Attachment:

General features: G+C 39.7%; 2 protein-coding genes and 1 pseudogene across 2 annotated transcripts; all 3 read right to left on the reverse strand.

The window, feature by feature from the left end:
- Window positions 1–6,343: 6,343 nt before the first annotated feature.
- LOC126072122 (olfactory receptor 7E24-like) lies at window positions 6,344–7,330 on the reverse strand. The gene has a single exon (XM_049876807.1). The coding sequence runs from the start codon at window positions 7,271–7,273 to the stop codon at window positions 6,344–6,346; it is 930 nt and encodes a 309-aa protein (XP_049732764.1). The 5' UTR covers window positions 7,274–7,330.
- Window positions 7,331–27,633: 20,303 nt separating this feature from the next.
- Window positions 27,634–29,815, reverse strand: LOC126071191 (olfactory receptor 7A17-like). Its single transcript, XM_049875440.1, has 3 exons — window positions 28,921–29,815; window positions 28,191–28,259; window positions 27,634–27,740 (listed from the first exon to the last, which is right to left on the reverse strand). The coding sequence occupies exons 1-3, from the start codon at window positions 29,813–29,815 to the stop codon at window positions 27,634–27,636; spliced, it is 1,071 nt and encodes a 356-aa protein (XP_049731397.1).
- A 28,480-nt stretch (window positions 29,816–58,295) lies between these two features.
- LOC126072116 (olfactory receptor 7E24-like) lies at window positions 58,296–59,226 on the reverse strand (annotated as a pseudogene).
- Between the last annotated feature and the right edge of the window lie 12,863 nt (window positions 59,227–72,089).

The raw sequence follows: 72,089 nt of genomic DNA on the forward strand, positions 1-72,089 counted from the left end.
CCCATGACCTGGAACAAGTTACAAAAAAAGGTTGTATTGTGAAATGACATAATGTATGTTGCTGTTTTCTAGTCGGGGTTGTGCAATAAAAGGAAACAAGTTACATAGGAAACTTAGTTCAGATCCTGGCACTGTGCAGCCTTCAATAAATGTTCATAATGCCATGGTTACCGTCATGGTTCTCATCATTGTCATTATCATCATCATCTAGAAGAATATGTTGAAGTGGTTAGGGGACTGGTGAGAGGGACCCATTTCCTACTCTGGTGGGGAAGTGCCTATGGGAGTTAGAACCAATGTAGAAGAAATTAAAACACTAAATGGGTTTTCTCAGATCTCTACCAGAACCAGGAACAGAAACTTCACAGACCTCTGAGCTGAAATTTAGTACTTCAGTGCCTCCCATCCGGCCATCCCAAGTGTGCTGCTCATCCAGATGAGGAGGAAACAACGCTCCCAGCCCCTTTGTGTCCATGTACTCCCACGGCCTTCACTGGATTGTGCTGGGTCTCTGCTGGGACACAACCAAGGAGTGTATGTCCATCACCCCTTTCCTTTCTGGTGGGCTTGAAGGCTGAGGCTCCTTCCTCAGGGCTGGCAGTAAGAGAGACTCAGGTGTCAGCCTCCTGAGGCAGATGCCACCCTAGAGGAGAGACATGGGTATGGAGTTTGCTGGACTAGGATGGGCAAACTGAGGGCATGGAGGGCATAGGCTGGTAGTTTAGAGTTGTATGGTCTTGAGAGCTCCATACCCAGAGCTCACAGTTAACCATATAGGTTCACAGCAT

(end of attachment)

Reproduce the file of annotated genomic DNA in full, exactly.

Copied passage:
General features: G+C 39.7%; 2 protein-coding genes and 1 pseudogene across 2 annotated transcripts; all 3 read right to left on the reverse strand.

The window, feature by feature from the left end:
- Window positions 1–6,343: 6,343 nt before the first annotated feature.
- LOC126072122 (olfactory receptor 7E24-like) lies at window positions 6,344–7,330 on the reverse strand. The gene has a single exon (XM_049876807.1). The coding sequence runs from the start codon at window positions 7,271–7,273 to the stop codon at window positions 6,344–6,346; it is 930 nt and encodes a 309-aa protein (XP_049732764.1). The 5' UTR covers window positions 7,274–7,330.
- Window positions 7,331–27,633: 20,303 nt separating this feature from the next.
- Window positions 27,634–29,815, reverse strand: LOC126071191 (olfactory receptor 7A17-like). Its single transcript, XM_049875440.1, has 3 exons — window positions 28,921–29,815; window positions 28,191–28,259; window positions 27,634–27,740 (listed from the first exon to the last, which is right to left on the reverse strand). The coding sequence occupies exons 1-3, from the start codon at window positions 29,813–29,815 to the stop codon at window positions 27,634–27,636; spliced, it is 1,071 nt and encodes a 356-aa protein (XP_049731397.1).
- A 28,480-nt stretch (window positions 29,816–58,295) lies between these two features.
- LOC126072116 (olfactory receptor 7E24-like) lies at window positions 58,296–59,226 on the reverse strand (annotated as a pseudogene).
- Between the last annotated feature and the right edge of the window lie 12,863 nt (window positions 59,227–72,089).

The raw sequence follows: 72,089 nt of genomic DNA on the forward strand, positions 1-72,089 counted from the left end.
CCCATGACCTGGAACAAGTTACAAAAAAAGGTTGTATTGTGAAATGACATAATGTATGTTGCTGTTTTCTAGTCGGGGTTGTGCAATAAAAGGAAACAAGTTACATAGGAAACTTAGTTCAGATCCTGGCACTGTGCAGCCTTCAATAAATGTTCATAATGCCATGGTTACCGTCATGGTTCTCATCATTGTCATTATCATCATCATCTAGAAGAATATGTTGAAGTGGTTAGGGGACTGGTGAGAGGGACCCATTTCCTACTCTGGTGGGGAAGTGCCTATGGGAGTTAGAACCAATGTAGAAGAAATTAAAACACTAAATGGGTTTTCTCAGATCTCTACCAGAACCAGGAACAGAAACTTCACAGACCTCTGAGCTGAAATTTAGTACTTCAGTGCCTCCCATCCGGCCATCCCAAGTGTGCTGCTCATCCAGATGAGGAGGAAACAACGCTCCCAGCCCCTTTGTGTCCATGTACTCCCACGGCCTTCACTGGATTGTGCTGGGTCTCTGCTGGGACACAACCAAGGAGTGTATGTCCATCACCCCTTTCCTTTCTGGTGGGCTTGAAGGCTGAGGCTCCTTCCTCAGGGCTGGCAGTAAGAGAGACTCAGGTGTCAGCCTCCTGAGGCAGATGCCACCCTAGAGGAGAGACATGGGTATGGAGTTTGCTGGACTAGGATGGGCAAACTGAGGGCATGGAGGGCATAGGCTGGTAGTTTAGAGTTGTATGGTCTTGAGAGCTCCATACCCAGAGCTCACAGTTAACCATATAGGTTCACAGCAT